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E-Framework Reference Models Projects meet in London

Sarah Holyfield
Last modified 04 Oct, 2005
Published 28 Sep, 2005
A meeting of the JISC funded E-Framework Reference Models Projects took place at Imperial College London on 15th Sept

Those who attended included representatives of the five reference model projects currently underway and also colleagues involved in the new e-Framework who were also meeting the following day.

‘Reference Models play a key role in bridging the world of users with the underlying invisible world of services’ [1]. They involve developing models of how people work, or want to work, in a particular domain, and identifying those services that are already available to achieve this, or where new ones might be necessary, and are concerned with finding common solutions to recurring problems. They enable practitioners and developers to work more closely together, and mean that ultimately institutions will be better able to exploit a service oriented approach. However the precise shape they should take is still under discussion as is clear from the questions the meeting was asked to address.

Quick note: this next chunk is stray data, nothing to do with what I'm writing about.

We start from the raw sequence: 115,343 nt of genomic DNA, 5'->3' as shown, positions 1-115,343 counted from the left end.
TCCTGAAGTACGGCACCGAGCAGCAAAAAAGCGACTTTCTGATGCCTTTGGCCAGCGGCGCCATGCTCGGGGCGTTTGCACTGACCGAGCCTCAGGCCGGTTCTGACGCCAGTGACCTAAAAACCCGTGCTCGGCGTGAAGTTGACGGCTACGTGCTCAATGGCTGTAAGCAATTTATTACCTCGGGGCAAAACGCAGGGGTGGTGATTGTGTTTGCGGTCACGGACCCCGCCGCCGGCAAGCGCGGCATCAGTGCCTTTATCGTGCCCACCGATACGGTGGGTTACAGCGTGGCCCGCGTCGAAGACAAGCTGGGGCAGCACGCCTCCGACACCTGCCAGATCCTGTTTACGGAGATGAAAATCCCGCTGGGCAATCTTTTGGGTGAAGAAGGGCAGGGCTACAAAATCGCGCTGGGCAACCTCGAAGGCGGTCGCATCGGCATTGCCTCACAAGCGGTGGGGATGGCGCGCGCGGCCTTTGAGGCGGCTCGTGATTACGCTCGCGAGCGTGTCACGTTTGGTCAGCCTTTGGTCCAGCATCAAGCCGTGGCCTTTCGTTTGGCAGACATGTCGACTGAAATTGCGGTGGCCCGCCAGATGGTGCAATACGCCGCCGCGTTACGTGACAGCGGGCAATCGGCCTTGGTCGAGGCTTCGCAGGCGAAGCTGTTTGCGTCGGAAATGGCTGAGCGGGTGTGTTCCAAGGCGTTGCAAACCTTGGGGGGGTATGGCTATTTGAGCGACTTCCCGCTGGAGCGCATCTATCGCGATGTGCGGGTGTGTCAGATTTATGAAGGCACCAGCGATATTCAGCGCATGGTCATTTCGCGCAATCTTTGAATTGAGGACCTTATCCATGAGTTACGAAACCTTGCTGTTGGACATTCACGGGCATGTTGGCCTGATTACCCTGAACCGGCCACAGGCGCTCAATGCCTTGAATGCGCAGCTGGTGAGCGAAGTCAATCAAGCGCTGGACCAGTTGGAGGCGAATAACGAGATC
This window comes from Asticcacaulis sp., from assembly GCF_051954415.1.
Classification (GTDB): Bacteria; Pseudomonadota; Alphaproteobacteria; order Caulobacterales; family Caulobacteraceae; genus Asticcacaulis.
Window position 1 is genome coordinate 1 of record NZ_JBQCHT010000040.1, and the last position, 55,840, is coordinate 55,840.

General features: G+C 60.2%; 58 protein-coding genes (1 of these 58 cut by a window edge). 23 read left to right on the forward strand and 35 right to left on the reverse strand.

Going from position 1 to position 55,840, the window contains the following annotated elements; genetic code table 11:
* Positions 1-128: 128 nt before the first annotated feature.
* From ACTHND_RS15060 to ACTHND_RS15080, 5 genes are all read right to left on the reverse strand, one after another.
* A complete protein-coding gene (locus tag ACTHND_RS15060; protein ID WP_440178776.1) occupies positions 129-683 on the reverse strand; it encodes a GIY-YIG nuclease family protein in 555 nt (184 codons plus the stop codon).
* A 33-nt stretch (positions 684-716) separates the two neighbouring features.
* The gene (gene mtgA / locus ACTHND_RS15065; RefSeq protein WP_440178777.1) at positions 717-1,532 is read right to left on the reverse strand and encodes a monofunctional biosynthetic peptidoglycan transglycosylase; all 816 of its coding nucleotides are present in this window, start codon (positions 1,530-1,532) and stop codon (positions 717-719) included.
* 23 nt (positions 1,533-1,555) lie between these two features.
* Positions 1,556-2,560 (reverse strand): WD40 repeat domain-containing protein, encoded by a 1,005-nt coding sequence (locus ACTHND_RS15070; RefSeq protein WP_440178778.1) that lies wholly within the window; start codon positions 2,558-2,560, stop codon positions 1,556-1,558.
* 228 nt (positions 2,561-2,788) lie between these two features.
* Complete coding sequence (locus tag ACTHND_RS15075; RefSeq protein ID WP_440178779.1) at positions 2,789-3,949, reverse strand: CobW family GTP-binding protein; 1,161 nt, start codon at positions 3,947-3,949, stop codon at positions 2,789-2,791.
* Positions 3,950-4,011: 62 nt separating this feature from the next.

Bill Olivier, the JISC Development Director for Systems and Technology, chaired the meeting and presented a set of questions including – What kinds of reference models do we need to build? Who are they for and what are they for? Can we develop guidance on how they should be developed? How should they best be presented and how can they be maintained, updated and evolved? And how can this experience inform future development work?

Discussion was wide ranging and included themes such as finding a common language, the need for specification and standardisation at a technical level, yet dynamism and flexibility at a practitioner and institutional level, and the question of how they should be presented and made available to different communities.

Ideas for further work included looking at overlapping areas (there was often ‘leakage’ across areas), exploring a common terminology project, developing cross domain reference models and interoperating web services across these. It was generally accepted that ‘Creative Commons with producer ownership’ was an appropriate model.

The first five projects have been making progress in domains which vary widely both in scope and maturity including assessment, course validation, learning activity design, e-portfolio for lifelong learning and course specification(more on these in a forthcoming article). These projects will be able to move our thinking forward in terms of the role reference models can play in the development and adoption of a service oriented approach and there will be further calls for projects in the near future.

Further reading:

[1] The e-Framework for Education and Research: An Overview Bill Olivier Tish Roberts Kerry Blinco Version R1 July 2005

Workflow and web services Scott Wilson, CETIS, 2005

Reference models - the next important step Sarah Holyfield Augut 2005

Circular 10/04: Specification of e-Learning Framework Reference Models Jan 2005

 

Supported by JISC Supported by CETIS
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